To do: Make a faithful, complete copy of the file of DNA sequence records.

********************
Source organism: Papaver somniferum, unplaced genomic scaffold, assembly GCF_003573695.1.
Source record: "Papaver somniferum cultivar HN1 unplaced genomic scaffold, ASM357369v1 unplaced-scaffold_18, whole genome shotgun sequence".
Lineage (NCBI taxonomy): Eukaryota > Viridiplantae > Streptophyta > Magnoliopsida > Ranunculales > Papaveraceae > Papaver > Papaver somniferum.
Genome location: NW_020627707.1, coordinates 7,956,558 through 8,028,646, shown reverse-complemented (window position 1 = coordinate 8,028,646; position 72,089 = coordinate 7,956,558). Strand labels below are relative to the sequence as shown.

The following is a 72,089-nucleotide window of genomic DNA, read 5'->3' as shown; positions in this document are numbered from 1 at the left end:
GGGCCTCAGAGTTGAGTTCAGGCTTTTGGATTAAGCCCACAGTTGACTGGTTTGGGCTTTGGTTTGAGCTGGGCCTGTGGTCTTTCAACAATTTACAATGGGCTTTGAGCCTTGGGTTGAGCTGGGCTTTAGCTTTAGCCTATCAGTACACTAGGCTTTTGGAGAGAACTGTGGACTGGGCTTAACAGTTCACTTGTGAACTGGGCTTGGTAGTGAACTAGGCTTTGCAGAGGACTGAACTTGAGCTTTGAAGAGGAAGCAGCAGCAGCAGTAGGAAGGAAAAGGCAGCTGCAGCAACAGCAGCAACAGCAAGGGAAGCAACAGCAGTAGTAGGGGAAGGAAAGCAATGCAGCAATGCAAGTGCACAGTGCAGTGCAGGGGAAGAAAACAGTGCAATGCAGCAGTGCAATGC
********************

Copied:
Source organism: Papaver somniferum, unplaced genomic scaffold, assembly GCF_003573695.1.
Source record: "Papaver somniferum cultivar HN1 unplaced genomic scaffold, ASM357369v1 unplaced-scaffold_18, whole genome shotgun sequence".
Lineage (NCBI taxonomy): Eukaryota > Viridiplantae > Streptophyta > Magnoliopsida > Ranunculales > Papaveraceae > Papaver > Papaver somniferum.
Genome location: NW_020627707.1, coordinates 7,956,558 through 8,028,646, shown reverse-complemented (window position 1 = coordinate 8,028,646; position 72,089 = coordinate 7,956,558). Strand labels below are relative to the sequence as shown.

The following is a 72,089-nucleotide window of genomic DNA, read 5'->3' as shown; positions in this document are numbered from 1 at the left end:
GGGCCTCAGAGTTGAGTTCAGGCTTTTGGATTAAGCCCACAGTTGACTGGTTTGGGCTTTGGTTTGAGCTGGGCCTGTGGTCTTTCAACAATTTACAATGGGCTTTGAGCCTTGGGTTGAGCTGGGCTTTAGCTTTAGCCTATCAGTACACTAGGCTTTTGGAGAGAACTGTGGACTGGGCTTAACAGTTCACTTGTGAACTGGGCTTGGTAGTGAACTAGGCTTTGCAGAGGACTGAACTTGAGCTTTGAAGAGGAAGCAGCAGCAGCAGTAGGAAGGAAAAGGCAGCTGCAGCAACAGCAGCAACAGCAAGGGAAGCAACAGCAGTAGTAGGGGAAGGAAAGCAATGCAGCAATGCAAGTGCACAGTGCAGTGCAGGGGAAGAAAACAGTGCAATGCAGCAGTGCAATGC